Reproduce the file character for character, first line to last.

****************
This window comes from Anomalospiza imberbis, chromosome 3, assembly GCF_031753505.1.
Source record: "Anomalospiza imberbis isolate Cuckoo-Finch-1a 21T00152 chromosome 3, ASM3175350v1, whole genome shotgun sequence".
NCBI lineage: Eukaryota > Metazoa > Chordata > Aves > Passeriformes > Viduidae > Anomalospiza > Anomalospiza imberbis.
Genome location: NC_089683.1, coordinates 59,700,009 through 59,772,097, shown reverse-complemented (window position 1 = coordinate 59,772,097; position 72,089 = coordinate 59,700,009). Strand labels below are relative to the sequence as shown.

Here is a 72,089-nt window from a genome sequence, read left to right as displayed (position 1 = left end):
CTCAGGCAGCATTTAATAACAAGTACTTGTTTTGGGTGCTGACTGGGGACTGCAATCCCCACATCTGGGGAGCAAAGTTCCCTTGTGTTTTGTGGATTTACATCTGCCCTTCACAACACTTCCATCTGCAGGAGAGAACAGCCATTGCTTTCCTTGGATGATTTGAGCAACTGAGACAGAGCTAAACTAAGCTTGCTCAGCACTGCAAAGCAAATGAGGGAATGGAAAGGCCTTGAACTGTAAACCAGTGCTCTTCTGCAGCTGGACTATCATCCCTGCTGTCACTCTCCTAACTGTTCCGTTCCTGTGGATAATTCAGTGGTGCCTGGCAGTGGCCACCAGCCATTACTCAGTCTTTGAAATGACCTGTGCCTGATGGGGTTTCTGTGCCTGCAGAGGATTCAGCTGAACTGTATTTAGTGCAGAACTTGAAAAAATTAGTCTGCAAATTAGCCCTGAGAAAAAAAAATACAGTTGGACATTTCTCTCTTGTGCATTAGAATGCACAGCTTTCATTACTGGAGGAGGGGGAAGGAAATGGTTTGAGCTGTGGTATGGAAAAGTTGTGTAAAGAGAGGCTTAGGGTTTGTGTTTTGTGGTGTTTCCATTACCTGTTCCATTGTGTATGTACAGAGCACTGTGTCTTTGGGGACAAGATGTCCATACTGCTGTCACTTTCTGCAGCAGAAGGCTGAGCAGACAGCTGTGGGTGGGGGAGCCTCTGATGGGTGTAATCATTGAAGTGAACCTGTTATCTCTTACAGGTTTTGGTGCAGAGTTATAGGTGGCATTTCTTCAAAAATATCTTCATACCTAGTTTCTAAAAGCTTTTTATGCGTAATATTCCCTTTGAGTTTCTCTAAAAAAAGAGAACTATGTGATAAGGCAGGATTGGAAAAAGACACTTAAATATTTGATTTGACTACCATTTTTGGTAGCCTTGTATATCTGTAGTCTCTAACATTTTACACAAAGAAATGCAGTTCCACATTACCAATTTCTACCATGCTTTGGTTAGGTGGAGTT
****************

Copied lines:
This window comes from Anomalospiza imberbis, chromosome 3, assembly GCF_031753505.1.
Source record: "Anomalospiza imberbis isolate Cuckoo-Finch-1a 21T00152 chromosome 3, ASM3175350v1, whole genome shotgun sequence".
NCBI lineage: Eukaryota > Metazoa > Chordata > Aves > Passeriformes > Viduidae > Anomalospiza > Anomalospiza imberbis.
Genome location: NC_089683.1, coordinates 59,700,009 through 59,772,097, shown reverse-complemented (window position 1 = coordinate 59,772,097; position 72,089 = coordinate 59,700,009). Strand labels below are relative to the sequence as shown.

Here is a 72,089-nt window from a genome sequence, read left to right as displayed (position 1 = left end):
CTCAGGCAGCATTTAATAACAAGTACTTGTTTTGGGTGCTGACTGGGGACTGCAATCCCCACATCTGGGGAGCAAAGTTCCCTTGTGTTTTGTGGATTTACATCTGCCCTTCACAACACTTCCATCTGCAGGAGAGAACAGCCATTGCTTTCCTTGGATGATTTGAGCAACTGAGACAGAGCTAAACTAAGCTTGCTCAGCACTGCAAAGCAAATGAGGGAATGGAAAGGCCTTGAACTGTAAACCAGTGCTCTTCTGCAGCTGGACTATCATCCCTGCTGTCACTCTCCTAACTGTTCCGTTCCTGTGGATAATTCAGTGGTGCCTGGCAGTGGCCACCAGCCATTACTCAGTCTTTGAAATGACCTGTGCCTGATGGGGTTTCTGTGCCTGCAGAGGATTCAGCTGAACTGTATTTAGTGCAGAACTTGAAAAAATTAGTCTGCAAATTAGCCCTGAGAAAAAAAAATACAGTTGGACATTTCTCTCTTGTGCATTAGAATGCACAGCTTTCATTACTGGAGGAGGGGGAAGGAAATGGTTTGAGCTGTGGTATGGAAAAGTTGTGTAAAGAGAGGCTTAGGGTTTGTGTTTTGTGGTGTTTCCATTACCTGTTCCATTGTGTATGTACAGAGCACTGTGTCTTTGGGGACAAGATGTCCATACTGCTGTCACTTTCTGCAGCAGAAGGCTGAGCAGACAGCTGTGGGTGGGGGAGCCTCTGATGGGTGTAATCATTGAAGTGAACCTGTTATCTCTTACAGGTTTTGGTGCAGAGTTATAGGTGGCATTTCTTCAAAAATATCTTCATACCTAGTTTCTAAAAGCTTTTTATGCGTAATATTCCCTTTGAGTTTCTCTAAAAAAAGAGAACTATGTGATAAGGCAGGATTGGAAAAAGACACTTAAATATTTGATTTGACTACCATTTTTGGTAGCCTTGTATATCTGTAGTCTCTAACATTTTACACAAAGAAATGCAGTTCCACATTACCAATTTCTACCATGCTTTGGTTAGGTGGAGTT